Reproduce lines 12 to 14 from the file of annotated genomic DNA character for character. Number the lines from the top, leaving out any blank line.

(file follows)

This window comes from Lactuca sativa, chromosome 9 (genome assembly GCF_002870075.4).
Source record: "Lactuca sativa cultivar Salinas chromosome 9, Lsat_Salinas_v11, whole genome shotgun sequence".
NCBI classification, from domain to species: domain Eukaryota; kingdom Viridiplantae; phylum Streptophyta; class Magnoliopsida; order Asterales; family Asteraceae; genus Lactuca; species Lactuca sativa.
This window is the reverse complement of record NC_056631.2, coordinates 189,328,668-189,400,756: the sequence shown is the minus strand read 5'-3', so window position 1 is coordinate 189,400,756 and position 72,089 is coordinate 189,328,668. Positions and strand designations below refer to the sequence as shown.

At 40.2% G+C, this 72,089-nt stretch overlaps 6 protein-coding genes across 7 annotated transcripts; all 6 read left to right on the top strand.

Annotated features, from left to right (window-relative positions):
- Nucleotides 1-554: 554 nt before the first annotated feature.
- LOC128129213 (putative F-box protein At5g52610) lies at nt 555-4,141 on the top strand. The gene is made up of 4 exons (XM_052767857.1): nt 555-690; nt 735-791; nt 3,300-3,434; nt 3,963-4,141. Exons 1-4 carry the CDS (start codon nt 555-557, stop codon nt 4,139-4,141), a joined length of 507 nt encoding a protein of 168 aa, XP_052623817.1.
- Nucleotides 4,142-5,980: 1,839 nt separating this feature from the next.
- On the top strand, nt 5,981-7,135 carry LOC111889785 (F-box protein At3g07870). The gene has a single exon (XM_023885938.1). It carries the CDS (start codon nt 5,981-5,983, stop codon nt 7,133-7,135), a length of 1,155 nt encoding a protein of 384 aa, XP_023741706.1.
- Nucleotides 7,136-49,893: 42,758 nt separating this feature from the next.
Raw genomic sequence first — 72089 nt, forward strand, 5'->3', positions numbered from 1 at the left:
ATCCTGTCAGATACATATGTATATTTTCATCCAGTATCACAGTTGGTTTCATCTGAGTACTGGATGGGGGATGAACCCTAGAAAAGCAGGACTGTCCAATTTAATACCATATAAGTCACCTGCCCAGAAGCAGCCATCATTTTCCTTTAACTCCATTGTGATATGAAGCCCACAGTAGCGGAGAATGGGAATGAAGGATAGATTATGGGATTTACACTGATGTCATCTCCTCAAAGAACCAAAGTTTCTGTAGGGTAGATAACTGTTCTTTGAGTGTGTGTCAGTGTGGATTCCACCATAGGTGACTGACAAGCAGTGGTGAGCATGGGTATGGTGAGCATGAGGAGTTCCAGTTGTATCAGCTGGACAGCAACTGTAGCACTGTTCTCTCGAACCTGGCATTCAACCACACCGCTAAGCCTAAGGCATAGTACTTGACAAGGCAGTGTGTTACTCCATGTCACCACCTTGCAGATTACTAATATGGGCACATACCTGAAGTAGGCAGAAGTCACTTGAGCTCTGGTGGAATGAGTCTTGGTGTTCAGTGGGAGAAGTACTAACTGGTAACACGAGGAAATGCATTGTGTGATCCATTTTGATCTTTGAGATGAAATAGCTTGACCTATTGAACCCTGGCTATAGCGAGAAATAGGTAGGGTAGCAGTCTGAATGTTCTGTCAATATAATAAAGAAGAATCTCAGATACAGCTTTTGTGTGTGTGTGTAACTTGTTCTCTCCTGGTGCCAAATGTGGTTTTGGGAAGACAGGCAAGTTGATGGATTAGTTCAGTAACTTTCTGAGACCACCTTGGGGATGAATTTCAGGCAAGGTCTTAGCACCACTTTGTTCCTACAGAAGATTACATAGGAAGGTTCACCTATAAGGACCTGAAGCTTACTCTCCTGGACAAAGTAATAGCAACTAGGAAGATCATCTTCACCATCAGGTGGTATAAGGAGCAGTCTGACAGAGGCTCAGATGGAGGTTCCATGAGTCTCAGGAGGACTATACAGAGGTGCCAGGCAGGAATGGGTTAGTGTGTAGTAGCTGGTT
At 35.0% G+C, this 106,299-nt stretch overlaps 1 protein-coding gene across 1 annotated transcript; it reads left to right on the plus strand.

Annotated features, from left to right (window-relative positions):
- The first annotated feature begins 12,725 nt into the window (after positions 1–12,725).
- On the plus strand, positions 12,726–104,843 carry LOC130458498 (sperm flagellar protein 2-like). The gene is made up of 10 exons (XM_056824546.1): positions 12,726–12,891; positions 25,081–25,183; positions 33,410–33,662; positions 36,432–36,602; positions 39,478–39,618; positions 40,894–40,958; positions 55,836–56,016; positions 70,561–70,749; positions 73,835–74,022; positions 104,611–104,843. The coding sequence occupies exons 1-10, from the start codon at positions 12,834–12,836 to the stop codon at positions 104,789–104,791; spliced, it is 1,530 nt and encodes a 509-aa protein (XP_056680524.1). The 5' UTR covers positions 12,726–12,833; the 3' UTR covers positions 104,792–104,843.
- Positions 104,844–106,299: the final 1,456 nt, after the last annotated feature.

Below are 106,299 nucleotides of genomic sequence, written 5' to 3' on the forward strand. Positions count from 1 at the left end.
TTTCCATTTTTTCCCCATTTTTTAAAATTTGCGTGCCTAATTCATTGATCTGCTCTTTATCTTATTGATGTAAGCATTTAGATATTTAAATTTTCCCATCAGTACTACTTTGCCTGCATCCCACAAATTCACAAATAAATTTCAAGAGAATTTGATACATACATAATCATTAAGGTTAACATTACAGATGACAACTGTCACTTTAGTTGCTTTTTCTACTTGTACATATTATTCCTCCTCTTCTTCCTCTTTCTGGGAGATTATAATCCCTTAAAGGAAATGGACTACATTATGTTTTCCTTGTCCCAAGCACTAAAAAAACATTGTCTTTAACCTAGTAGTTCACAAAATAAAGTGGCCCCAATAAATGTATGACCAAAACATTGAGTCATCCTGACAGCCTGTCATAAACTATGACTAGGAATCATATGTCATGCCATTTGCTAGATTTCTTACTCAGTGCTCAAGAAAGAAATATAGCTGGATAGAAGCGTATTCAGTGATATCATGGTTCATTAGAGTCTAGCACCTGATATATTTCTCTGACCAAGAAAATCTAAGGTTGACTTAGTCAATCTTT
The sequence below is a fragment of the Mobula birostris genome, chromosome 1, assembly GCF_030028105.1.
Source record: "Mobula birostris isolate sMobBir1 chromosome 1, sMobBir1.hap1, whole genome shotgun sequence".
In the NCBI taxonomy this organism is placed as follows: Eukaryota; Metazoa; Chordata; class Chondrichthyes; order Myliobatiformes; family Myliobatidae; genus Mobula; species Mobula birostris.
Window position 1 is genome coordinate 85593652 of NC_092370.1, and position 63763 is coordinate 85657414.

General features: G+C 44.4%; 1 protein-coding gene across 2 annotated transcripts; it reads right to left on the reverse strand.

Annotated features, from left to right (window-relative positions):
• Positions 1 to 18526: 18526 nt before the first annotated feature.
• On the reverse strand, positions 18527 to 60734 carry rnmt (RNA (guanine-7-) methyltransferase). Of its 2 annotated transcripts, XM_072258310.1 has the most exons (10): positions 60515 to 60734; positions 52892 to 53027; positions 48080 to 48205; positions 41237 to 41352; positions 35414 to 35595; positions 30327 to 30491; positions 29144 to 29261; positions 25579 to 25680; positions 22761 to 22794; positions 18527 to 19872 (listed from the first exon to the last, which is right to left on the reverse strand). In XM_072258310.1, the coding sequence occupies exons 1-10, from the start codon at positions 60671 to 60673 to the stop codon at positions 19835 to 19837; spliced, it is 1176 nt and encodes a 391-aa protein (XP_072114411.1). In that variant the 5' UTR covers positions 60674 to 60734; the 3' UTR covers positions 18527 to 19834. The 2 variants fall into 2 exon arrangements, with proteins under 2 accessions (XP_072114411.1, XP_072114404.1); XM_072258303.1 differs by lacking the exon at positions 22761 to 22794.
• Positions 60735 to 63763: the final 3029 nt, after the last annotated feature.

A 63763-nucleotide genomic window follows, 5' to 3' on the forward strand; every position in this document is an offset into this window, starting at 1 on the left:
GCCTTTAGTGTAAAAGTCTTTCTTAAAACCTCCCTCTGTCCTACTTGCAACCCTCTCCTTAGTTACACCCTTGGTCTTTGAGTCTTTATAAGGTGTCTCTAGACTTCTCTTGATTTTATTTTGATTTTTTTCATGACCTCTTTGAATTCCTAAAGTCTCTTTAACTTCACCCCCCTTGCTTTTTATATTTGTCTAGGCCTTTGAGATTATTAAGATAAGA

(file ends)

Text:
Raw genomic sequence first — 72089 nt, forward strand, 5'->3', positions numbered from 1 at the left:
ATCCTGTCAGATACATATGTATATTTTCATCCAGTATCACAGTTGGTTTCATCTGAGTACTGGATGGGGGATGAACCCTAGAAAAGCAGGACTGTCCAATTTAATACCATATAAGTCACCTGCCCAGAAGCAGCCATCATTTTCCTTTAACTCCATTGTGATATGAAGCCCACAGTAGCGGAGAATGGGAATGAAGGATAGATTATGGGATTTACACTGATGTCATCTCCTCAAAGAACCAAAGTTTCTGTAGGGTAGATAACTGTTCTTTGAGTGTGTGTCAGTGTGGATTCCACCATAGGTGACTGACAAGCAGTGGTGAGCATGGGTATGGTGAGCATGAGGAGTTCCAGTTGTATCAGCTGGACAGCAACTGTAGCACTGTTCTCTCGAACCTGGCATTCAACCACACCGCTAAGCCTAAGGCATAGTACTTGACAAGGCAGTGTGTTACTCCATGTCACCACCTTGCAGATTACTAATATGGGCACATACCTGAAGTAGGCAGAAGTCACTTGAGCTCTGGTGGAATGAGTCTTGGTGTTCAGTGGGAGAAGTACTAACTGGTAACACGAGGAAATGCATTGTGTGATCCATTTTGATCTTTGAGATGAAATAGCTTGACCTATTGAACCCTGGCTATAGCGAGAAATAGGTAGGGTAGCAGTCTGAATGTTCTGTCAATATAATAAAGAAGAATCTCAGATACAGCTTTTGTGTGTGTGTGTAACTTGTTCTCTCCTGGTGCCAAATGTGGTTTTGGGAAGACAGGCAAGTTGATGGATTAGTTCAGTAACTTTCTGAGACCACCTTGGGGATGAATTTCAGGCAAGGTCTTAGCACCACTTTGTTCCTACAGAAGATTACATAGGAAGGTTCACCTATAAGGACCTGAAGCTTACTCTCCTGGACAAAGTAATAGCAACTAGGAAGATCATCTTCACCATCAGGTGGTATAAGGAGCAGTCTGACAGAGGCTCAGATGGAGGTTCCATGAGTCTCAGGAGGACTATACAGAGGTGCCAGGCAGGAATGGGTTAGTGTGTAGTAGCTGGTT
At 35.0% G+C, this 106,299-nt stretch overlaps 1 protein-coding gene across 1 annotated transcript; it reads left to right on the plus strand.